Probing ballistic thermal conduction in segmented silicon nanowires†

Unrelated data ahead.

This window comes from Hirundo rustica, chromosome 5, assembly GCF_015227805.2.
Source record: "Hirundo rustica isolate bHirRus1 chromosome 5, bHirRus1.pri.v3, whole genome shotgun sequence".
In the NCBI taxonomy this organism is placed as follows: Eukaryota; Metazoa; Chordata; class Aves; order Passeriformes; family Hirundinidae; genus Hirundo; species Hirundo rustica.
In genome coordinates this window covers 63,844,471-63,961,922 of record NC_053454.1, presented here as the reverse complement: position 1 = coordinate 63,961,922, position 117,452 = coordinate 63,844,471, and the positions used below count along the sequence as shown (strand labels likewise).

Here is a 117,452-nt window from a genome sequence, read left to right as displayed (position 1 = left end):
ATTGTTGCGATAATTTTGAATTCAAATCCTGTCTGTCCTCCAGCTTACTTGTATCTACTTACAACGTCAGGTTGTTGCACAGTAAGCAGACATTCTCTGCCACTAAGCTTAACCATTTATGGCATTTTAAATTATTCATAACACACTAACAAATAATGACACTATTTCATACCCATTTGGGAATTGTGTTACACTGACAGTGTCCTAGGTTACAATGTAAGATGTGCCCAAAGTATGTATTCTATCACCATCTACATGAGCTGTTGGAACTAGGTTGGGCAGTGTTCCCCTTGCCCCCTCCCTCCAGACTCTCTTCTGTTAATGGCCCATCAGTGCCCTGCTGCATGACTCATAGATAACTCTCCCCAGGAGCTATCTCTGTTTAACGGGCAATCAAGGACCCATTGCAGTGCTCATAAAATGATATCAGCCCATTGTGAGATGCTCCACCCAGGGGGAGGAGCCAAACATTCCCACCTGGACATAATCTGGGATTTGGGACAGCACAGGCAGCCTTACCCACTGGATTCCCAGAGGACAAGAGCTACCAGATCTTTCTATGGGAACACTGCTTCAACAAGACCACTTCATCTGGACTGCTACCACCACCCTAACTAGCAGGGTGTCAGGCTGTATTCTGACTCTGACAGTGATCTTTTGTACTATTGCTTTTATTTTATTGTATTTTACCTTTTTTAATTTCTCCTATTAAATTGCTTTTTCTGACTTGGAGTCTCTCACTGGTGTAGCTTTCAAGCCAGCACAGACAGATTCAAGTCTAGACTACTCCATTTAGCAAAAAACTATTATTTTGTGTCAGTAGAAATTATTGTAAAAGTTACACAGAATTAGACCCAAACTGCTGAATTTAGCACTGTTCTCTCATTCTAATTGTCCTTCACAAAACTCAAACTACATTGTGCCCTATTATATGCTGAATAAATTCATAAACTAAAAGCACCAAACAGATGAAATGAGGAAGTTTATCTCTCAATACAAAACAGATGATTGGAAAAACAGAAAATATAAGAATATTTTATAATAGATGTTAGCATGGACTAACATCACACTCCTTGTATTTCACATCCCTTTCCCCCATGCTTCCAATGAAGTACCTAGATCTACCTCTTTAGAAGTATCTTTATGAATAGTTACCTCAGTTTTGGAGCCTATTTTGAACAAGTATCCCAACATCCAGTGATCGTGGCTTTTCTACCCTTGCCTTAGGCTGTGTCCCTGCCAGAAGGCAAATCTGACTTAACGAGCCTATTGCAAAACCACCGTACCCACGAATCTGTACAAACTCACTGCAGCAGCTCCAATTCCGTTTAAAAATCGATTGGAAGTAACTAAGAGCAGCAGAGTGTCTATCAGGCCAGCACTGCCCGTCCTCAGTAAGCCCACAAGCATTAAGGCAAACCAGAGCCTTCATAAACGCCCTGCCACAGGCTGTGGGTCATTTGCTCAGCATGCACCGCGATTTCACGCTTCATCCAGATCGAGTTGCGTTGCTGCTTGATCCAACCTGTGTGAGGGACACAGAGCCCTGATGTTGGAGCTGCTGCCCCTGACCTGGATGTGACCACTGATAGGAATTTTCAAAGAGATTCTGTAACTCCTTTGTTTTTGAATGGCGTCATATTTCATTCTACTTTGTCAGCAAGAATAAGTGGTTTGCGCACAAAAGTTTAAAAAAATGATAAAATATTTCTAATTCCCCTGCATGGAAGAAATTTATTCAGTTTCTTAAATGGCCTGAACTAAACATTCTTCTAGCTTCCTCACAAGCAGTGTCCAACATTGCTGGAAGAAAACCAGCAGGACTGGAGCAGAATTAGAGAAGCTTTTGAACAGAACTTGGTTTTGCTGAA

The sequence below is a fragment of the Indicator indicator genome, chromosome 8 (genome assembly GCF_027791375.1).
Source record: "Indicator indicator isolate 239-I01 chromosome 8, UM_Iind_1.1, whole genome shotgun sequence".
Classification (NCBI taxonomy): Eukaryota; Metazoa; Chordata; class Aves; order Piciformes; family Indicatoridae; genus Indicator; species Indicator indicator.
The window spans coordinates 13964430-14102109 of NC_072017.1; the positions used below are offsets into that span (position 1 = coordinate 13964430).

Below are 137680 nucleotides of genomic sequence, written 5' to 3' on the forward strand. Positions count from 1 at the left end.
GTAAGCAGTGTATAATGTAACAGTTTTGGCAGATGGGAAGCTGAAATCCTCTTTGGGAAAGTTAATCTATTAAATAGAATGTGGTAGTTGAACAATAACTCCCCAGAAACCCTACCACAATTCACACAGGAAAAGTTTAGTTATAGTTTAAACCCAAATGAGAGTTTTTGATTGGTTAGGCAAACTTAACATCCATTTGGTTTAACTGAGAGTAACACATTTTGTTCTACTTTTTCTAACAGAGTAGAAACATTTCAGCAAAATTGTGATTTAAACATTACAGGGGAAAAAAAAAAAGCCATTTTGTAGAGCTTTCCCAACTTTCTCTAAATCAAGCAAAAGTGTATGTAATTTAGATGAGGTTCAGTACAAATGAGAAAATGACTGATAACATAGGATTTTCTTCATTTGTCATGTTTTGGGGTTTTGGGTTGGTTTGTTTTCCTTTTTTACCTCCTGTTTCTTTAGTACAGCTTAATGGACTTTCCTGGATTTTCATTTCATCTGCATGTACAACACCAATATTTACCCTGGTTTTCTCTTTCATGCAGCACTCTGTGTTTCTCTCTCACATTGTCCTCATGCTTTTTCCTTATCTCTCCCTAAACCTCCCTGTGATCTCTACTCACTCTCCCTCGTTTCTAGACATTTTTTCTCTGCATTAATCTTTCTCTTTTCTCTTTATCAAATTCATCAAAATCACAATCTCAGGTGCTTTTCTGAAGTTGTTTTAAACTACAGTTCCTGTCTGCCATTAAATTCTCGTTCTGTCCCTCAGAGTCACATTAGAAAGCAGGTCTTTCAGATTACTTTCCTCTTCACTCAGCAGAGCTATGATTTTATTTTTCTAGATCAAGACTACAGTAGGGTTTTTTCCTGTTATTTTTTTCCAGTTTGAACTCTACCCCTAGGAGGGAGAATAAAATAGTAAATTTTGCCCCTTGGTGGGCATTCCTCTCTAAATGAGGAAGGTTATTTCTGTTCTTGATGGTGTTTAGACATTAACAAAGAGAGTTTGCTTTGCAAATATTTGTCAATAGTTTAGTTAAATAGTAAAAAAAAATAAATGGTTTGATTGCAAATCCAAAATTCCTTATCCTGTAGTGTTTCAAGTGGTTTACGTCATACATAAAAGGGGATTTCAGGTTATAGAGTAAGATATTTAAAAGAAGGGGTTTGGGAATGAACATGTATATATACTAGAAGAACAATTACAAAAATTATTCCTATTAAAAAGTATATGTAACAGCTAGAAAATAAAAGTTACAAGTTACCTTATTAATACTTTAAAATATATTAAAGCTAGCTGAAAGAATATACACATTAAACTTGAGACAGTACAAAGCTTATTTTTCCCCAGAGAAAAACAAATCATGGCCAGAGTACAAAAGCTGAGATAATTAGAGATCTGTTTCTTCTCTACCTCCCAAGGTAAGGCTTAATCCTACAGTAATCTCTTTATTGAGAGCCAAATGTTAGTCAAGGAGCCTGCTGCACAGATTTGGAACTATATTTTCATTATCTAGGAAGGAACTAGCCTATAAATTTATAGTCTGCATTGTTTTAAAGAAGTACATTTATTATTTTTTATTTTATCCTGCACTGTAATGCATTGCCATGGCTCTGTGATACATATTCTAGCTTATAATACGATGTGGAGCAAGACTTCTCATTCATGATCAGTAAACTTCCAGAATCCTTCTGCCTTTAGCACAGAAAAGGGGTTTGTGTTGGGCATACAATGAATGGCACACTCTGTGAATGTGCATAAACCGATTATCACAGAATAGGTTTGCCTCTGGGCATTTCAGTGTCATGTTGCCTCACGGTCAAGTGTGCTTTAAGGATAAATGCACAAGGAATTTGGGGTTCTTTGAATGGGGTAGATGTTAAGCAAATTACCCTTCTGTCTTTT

Ballistic heat conduction in semiconductors is a remarkable but controversial nanoscale phenomenon, which implies that nanostructures can conduct thermal energy without dissipation. Here, we experimentally probed ballistic thermal transport at distances of 400–800 nm and temperatures of 4–250 K. Measuring thermal properties of straight and serpentine silicon nanowires, we found that at 4 K heat conduction is quasi-ballistic with stronger ballisticity at shorter length scales. As we increased the temperature, quasi-ballistic heat conduction weakened and gradually turned into diffusive regime at temperatures above 150 K. Our Monte Carlo simulations illustrate how this transition is driven by different scattering processes and linked to the surface roughness and the temperature. These results demonstrate the length and temperature limits of quasi-ballistic heat conduction in silicon nanostructures, knowledge of which is essential for thermal management in microelectronics.